I consider myself an odd gamer.
I like to review my games, but more often than not, I find that the sheer amount of sarcasm that courses through my veins can take over and I tend to be more of a critic of games — a harsh one at that — than I otherwise would be if I were just a casual gamer.
However, the cynical attitude I have helps to allow me to rip things apart with ease.
Sadly, it’s days like this that I wish I wasn’t such a cynical bastard when I’m playing games because I just played the new Bethesda game [url=http://au.gamespot.com/pc/sim/startreklegacy/index.html?q=star%20trek%20legacy]Star Trek: Legacy[/url]… and you don’t want to know the levels to which this game truly and utterly sucks.
You don’t. It’s really quite traumatic. Especially for someone who actually likes Star Trek.
You don’t want to know how you’re going to be installing just under 3.20 gb of information to find a game that feels more like it was a quarter completed before Mad Doc and Bethesda rushed it out to make a quick buck.
You don’t want to know that it’s buggy and badly made and how it sounds weak or that the script is shocking or the missions pointless, the multiplayer non-functional, or just that at points your mouse runs away from the game at the sheer sight of how bad this game is.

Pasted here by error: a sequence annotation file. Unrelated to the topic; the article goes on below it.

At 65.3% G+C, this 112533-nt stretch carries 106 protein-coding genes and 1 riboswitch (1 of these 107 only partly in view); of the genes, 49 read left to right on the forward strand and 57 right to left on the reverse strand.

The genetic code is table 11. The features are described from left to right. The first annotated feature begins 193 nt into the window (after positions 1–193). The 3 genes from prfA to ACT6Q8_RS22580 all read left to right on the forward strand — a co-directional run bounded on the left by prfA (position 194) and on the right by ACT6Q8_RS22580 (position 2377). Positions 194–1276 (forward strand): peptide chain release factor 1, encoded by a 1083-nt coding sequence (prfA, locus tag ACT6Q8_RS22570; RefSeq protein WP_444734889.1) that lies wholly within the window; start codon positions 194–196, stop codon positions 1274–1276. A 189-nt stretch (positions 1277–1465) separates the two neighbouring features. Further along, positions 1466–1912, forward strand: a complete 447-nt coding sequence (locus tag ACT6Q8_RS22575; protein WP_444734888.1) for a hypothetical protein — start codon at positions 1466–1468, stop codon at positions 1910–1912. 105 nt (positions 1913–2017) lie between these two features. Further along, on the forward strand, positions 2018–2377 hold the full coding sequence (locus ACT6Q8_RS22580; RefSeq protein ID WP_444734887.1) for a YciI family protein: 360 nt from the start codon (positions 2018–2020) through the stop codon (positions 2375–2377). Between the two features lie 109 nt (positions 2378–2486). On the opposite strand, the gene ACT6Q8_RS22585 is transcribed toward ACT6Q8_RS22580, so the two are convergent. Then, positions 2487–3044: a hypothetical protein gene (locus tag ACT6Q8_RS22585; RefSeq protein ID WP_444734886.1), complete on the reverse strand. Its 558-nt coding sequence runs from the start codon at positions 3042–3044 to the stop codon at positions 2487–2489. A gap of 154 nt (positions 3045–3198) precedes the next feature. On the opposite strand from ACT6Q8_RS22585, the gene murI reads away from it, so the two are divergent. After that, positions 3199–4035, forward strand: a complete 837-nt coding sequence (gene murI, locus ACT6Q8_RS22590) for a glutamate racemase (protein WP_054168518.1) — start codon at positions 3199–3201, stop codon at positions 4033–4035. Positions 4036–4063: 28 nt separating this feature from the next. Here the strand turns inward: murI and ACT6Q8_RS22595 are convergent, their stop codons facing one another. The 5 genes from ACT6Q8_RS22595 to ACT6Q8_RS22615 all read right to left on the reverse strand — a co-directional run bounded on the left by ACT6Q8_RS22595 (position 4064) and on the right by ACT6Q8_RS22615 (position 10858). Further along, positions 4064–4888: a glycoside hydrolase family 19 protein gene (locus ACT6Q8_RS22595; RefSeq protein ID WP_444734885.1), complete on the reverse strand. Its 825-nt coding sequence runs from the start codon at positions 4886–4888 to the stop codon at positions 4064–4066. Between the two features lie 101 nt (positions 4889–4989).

You really don’t. So I’m not going to tell you how bad it is.
I’m going to describe in agonising details how pitiful this game is and ask the question every few paragraphs “Why the hell did they allow this thing to be packaged up and sold to consumers?!”
First let’s start with the good things. There aren’t a whole lot so we’ll get through this paragraph or two quite quickly.
The idea behind the game is a good one, especially if you’re a fan of the series. The premise is that you’ll follow a story through all of the Star Trek series arcs that have taken place, starting with Captain Archer (Quantum Leap’s Scott Bakula) and the Enterprise NX-01 to the classic Captain Kirk (William Shatner) and the real Enterprise through to Jean-Luc Picard (Patrick Stewart) then to Deep Space Nine’s Sisko (Avery Brooks) and finally ending up with Voyager’s Janeway (Kate Mulgrew).
Sound good so far? It gets better.
You’ll be controlling the ships and creating your own mini-fleet as you battle Romulans and Klingons and The Borg in a story involving Vulcan-logic and Borg-assimilation. You’ll get to control the Enterprises and the Defiant and about any other class ship you can think of and it’ll all be done in 3d in nice graphics and it’ll rock and… yeah… I’m beginning to lose patience for this crap too.
So, as I was saying before, here are the good things: